2.16      There has been some concern expressed about the possibility that businesses would be able to demand the production of the card as a form of identity. A person will be taken to 'require' the production of an access card if they provide no alternative option for a card owner to prove they are who they say they are.[20]

2.17      This bill makes it an offence, punishable by a maximum penalty of five years imprisonment or $55,000 (or both) for any person – and up to $275,000 for a company – that requires a card owner to produce his or her card for any purpose except for the provisions of Commonwealth health and social services benefits or to verify concessional status.

2.18       Similarly, it will be an offence for a person to make a copy of, or divulge, a card owner's photograph, signature or card number unless it is for the limited purposes of the Act or with the owner's consent.[21]

2.19      It will not be an offence for a person who is a delegate or an authorised person under the bill to require the production of an access card for identification purposes where that production is for the purposes of the bill. This is a necessary exemption and is consistent with the policy to introduce the card as an effective anti-fraud measure in relation to the delivery of Commonwealth benefits.[22]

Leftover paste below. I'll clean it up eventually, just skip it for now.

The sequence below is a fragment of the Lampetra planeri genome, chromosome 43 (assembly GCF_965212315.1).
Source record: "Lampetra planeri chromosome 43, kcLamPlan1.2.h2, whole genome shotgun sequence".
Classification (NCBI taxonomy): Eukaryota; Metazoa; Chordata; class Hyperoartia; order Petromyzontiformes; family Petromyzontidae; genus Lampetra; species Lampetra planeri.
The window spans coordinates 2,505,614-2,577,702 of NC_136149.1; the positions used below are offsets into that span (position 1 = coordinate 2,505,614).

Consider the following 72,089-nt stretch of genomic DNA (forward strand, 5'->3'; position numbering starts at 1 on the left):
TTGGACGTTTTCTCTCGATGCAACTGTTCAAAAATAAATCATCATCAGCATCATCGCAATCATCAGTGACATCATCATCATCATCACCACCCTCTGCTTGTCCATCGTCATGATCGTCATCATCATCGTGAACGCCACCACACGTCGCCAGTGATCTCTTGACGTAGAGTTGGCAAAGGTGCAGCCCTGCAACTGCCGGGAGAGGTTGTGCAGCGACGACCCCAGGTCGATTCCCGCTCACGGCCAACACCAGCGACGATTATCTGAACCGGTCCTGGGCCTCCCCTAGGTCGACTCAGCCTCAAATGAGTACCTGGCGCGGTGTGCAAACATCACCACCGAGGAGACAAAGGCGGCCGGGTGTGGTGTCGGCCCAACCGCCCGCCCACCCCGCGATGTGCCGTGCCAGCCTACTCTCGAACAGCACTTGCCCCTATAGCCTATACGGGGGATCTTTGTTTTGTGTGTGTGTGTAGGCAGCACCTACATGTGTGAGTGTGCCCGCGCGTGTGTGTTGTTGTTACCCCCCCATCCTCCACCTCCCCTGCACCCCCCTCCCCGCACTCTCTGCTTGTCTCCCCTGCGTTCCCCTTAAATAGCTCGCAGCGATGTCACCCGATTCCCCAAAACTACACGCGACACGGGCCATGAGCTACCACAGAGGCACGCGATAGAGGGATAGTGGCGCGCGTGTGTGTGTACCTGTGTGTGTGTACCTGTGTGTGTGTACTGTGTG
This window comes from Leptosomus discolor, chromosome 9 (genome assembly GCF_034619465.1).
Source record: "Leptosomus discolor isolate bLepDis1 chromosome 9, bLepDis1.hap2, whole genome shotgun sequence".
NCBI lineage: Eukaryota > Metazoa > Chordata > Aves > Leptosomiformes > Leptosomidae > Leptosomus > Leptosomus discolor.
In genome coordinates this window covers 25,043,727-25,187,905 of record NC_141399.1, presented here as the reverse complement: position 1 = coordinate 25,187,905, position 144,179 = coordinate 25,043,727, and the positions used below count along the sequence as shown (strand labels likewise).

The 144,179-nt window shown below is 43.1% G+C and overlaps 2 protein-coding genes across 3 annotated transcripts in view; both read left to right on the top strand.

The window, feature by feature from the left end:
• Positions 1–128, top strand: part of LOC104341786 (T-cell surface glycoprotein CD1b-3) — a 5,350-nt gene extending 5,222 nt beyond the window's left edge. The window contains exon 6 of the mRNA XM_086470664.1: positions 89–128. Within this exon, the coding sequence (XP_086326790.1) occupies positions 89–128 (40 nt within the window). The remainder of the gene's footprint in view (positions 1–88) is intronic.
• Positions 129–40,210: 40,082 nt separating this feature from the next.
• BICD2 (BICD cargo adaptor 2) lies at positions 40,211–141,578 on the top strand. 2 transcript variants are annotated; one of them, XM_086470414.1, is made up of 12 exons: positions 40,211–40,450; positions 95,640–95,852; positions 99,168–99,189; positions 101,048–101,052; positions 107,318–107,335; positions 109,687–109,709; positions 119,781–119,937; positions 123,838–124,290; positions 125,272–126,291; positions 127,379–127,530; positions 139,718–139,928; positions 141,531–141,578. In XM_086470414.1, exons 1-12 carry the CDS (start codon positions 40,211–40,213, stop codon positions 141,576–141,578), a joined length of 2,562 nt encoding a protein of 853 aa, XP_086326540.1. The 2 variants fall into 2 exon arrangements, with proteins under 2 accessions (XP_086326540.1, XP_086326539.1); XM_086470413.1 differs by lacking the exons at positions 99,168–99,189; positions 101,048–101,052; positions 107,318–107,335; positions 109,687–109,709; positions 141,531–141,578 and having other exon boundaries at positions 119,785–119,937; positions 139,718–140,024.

Doing things to access cards

2.20      The bill makes it an offence to intentionally deface or damage an access card belonging to someone else, or a person's own card where this is with dishonest intent. It will also be an offence to intentionally change the information in the Commonwealth's area of the chip in someone else's card, or in a person's own card where this is with dishonest intent. 

2.21      Even though a person may own their access card, the bill makes it an offence for the person to intentionally sell their access card. Similarly, it will be an offence to sell someone else's access card. This is important given that the card is intended to be a major factor in reducing fraud against the Commonwealth, and significant penalties are attached to these offences.[23]

Other offences